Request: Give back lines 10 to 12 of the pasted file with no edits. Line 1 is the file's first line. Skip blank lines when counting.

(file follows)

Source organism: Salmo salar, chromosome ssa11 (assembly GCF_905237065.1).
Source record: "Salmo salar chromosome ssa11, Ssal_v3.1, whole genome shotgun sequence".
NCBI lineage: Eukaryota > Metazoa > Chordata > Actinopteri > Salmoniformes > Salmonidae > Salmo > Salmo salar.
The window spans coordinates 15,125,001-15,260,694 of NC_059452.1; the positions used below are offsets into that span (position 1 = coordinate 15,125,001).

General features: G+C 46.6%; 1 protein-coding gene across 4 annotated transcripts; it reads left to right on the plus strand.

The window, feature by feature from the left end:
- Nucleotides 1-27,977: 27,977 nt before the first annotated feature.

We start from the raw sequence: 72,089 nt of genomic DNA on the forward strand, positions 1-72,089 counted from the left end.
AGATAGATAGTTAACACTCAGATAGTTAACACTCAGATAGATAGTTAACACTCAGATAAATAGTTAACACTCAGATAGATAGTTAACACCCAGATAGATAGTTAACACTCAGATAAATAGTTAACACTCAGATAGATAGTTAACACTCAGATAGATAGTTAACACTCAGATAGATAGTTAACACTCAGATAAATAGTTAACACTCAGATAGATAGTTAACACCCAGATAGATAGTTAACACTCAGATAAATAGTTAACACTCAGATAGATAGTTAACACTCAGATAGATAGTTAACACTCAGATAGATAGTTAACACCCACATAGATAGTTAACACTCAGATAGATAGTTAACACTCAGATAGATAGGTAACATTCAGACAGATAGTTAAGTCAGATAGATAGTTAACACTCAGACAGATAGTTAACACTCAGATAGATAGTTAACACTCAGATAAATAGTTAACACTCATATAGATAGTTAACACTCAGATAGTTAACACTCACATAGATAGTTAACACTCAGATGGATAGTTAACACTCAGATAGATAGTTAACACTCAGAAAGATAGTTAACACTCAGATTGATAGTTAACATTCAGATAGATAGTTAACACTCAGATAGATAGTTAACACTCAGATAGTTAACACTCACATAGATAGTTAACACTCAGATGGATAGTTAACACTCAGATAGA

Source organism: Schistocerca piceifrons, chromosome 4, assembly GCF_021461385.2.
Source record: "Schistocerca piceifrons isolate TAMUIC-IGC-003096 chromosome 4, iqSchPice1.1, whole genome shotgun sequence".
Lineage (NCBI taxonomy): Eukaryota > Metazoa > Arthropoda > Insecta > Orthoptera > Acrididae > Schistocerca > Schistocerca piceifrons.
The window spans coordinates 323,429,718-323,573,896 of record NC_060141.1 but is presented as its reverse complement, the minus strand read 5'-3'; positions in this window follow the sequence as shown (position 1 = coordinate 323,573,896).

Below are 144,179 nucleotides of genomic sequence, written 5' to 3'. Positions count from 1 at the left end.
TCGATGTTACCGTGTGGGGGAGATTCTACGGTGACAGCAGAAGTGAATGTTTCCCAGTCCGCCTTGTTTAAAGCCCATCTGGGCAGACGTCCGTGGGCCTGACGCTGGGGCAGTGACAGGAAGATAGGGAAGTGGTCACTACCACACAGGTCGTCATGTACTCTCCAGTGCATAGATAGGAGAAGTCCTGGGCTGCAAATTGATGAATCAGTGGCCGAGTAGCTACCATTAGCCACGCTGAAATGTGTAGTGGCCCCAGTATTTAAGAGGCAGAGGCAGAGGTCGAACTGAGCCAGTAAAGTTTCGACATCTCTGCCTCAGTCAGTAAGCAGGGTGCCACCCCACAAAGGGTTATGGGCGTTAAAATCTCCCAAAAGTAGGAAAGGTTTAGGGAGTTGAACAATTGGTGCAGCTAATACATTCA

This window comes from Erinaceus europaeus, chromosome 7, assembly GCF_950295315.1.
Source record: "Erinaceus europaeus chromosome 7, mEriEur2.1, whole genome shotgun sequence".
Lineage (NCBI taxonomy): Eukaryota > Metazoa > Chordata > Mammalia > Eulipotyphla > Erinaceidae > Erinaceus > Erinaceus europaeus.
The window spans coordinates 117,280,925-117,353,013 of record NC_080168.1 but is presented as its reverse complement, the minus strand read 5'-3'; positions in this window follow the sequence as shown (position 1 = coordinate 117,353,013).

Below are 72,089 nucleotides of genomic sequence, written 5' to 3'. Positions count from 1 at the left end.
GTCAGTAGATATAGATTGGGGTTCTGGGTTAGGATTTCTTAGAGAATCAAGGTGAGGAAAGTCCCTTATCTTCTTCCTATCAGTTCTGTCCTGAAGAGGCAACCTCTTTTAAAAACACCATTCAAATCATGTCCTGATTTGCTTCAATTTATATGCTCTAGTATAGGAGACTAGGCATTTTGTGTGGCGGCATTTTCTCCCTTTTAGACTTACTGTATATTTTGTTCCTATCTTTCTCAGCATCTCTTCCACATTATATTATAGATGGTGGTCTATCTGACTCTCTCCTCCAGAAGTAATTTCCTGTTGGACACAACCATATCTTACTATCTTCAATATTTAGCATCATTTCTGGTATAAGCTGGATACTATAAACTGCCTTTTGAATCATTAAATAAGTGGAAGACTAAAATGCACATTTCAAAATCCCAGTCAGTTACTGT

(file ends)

Source organism: Schistocerca piceifrons, chromosome 4, assembly GCF_021461385.2.
Source record: "Schistocerca piceifrons isolate TAMUIC-IGC-003096 chromosome 4, iqSchPice1.1, whole genome shotgun sequence".
Lineage (NCBI taxonomy): Eukaryota > Metazoa > Arthropoda > Insecta > Orthoptera > Acrididae > Schistocerca > Schistocerca piceifrons.